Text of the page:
South Africa's ANC in pre-election show of force
South Africa's ruling ANC swept aside a weak economy, fierce criticism of its president and questions about the party's future at a massive Soweto rally on Sunday, in a pre-election show of force.
More than 90,000 jubilant and defiant ANC cadres packed the vast Soccer City Stadium to capacity for a final "victory" rally ahead of Wednesday's vote, which the ANC is expected to win by a wide margin.
The party has won every general election by a landslide since South Africa become a full democracy in 1994.
Bikers, DJs and marching bands stired up the yellow-clad crowd to cries of "viva, ANC, viva!", offering no hint of the turbulence the party has suffered during President Jacob Zuma's nearly five-year stewardship.
Corruption scandals, poor public services, a cratering economy and the use of $23 million of taxpayer funds to upgrade Zuma's private home have, for many South Africans, sullied the party's revolutionary zeal.
Former stalwarts like Ronnie Kasrils have gone so far as to publicly ask voters not to back the party that delivered them from Apartheid.
But that legacy, for now, still looks set to be enough to hand the ANC another thumping electoral victory.
Zuma himself entered the stadium to the sound of a military drumroll and cheers, avoiding a repeat of the humiliating boos he suffered in the same stadium during Nelson Mandela's memorial service in December.
But this was a day for party not president.
- 'Rule for 100 years' -
"Twenty years has not been enough to achieve all we want," said 50-year old party activist Nomonde Klaas.
"We hope to rule for 100 years, to fully bring freedom."
The ANC is expected to garner 63 percent of the vote, according to the latest Ipsos poll, just three points less than in 2009.
The still-weak opposition and low predicted turn out are likely to play to the ANC's unparallelled ground operations and help mask otherwise disappointing results for the party.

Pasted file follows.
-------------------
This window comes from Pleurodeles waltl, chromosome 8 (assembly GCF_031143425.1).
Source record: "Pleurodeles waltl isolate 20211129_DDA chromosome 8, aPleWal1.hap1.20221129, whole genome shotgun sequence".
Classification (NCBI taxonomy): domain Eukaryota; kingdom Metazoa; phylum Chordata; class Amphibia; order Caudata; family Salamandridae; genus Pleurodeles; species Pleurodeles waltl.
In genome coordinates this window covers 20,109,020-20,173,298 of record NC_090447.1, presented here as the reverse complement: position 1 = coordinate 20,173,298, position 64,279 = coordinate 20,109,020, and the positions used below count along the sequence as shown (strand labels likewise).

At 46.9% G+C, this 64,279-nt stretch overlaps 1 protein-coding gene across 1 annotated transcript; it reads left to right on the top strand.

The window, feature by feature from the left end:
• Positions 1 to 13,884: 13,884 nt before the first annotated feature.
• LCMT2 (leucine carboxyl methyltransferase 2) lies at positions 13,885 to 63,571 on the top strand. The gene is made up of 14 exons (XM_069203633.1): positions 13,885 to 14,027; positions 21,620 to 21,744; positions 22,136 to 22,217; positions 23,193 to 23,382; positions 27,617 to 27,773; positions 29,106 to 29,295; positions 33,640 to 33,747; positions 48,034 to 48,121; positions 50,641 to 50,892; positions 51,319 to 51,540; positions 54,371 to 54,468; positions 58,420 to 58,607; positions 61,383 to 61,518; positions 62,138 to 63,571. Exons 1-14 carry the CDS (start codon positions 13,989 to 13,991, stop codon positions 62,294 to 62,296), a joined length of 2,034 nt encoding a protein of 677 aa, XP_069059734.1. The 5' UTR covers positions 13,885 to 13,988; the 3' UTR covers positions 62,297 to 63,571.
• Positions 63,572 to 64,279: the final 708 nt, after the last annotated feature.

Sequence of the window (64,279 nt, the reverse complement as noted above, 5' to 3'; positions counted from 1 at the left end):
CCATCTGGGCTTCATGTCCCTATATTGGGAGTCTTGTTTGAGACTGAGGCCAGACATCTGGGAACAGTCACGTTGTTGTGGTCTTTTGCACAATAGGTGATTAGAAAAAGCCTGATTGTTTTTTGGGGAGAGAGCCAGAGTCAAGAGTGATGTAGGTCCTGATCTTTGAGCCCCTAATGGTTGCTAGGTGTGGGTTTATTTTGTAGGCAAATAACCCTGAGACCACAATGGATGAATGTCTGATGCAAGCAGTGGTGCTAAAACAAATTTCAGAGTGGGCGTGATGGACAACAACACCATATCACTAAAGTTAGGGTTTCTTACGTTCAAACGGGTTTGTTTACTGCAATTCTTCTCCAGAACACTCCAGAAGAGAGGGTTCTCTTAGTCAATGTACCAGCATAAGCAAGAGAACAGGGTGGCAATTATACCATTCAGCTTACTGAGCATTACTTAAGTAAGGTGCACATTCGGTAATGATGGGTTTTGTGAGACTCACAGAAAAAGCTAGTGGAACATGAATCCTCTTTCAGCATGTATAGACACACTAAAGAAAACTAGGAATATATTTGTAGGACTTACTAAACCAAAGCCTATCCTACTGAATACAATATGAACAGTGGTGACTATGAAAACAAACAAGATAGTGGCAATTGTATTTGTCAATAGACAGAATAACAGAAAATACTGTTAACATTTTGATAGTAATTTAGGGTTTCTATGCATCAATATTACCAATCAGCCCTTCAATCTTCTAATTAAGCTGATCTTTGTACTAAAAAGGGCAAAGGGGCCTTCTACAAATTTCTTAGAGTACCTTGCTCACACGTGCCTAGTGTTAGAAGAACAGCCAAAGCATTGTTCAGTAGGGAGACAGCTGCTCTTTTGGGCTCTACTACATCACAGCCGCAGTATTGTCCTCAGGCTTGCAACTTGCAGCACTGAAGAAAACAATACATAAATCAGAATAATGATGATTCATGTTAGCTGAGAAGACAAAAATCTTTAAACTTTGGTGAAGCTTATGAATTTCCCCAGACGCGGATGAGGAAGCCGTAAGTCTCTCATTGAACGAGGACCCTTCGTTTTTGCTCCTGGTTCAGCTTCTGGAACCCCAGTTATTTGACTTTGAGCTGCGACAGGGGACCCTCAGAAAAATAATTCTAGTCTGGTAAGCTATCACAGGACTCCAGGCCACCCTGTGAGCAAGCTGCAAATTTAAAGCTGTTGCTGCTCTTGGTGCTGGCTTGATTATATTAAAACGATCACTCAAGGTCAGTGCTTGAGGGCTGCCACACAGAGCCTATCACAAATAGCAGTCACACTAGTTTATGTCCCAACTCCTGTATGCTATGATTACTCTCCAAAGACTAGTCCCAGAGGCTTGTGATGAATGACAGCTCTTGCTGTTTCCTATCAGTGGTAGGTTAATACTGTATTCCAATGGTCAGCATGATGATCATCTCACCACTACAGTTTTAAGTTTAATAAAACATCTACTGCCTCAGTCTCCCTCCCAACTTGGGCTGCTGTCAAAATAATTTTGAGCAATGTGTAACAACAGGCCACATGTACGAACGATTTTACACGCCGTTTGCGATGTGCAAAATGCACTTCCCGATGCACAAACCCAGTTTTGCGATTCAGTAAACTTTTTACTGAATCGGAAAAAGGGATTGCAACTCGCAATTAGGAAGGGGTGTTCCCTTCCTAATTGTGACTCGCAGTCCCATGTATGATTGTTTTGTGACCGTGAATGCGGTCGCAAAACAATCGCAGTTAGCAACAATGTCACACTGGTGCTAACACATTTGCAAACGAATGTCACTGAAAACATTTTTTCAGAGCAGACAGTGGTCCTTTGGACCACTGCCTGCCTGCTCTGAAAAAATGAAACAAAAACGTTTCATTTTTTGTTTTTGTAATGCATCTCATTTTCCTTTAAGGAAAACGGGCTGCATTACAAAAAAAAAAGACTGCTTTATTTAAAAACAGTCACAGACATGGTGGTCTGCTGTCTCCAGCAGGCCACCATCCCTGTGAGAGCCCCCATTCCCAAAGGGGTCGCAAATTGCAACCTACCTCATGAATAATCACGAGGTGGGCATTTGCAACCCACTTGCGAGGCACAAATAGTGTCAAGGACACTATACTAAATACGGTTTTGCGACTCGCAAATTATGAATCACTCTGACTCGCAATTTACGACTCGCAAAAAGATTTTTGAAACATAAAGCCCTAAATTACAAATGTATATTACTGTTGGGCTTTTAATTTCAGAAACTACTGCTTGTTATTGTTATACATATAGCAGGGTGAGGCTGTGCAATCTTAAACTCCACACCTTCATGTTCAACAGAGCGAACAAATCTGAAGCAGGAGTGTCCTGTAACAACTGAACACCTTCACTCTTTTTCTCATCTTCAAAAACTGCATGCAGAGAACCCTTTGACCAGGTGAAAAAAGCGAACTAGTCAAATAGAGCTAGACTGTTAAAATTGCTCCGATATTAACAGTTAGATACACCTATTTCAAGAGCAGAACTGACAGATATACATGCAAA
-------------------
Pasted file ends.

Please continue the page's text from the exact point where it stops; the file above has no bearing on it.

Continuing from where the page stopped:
It is expected to see its share of the vote fall for a second consecutive election.
Meanwhile the opposition Democratic Alliance, which has painted today's ANC as unfit to bear the name, is predicted increase its share of the vote by nearly six percentage points to 22 percent.
It is predicted to do well in Gauteng -- which includes Johannesburg and Pretoria -- and the Northern Cape, in addition to the Western Cape, which it already runs at provincial level.
Seventy-two year old president Zuma is also touted to get a second five-year term, his last under South Africa's constitution.
But he risks becoming a lame duck in a party that taps into its revolutionary roots to appear publicly unified, but which behind the scenes is facing internal discord.
South Africa sees an estimated 30 demonstrations a day against appalling public services, with many citizens furious that 20 years of majority ANC rule have not improved their lot.
With the election outcome seen by many as a foregone conclusion, analysts say business -- rattled by strikes, a weakened rand and unsustainable levels of unemployment -- will hope that the ANC's margin of victory is reduced.
"A lower-than-expected majority for the ANC would probably be regarded positively by markets, as it may jolt the party into reforming itself internally over the coming years," said Shilan Shah, an economist with Capital Economics.
© 2014 AFP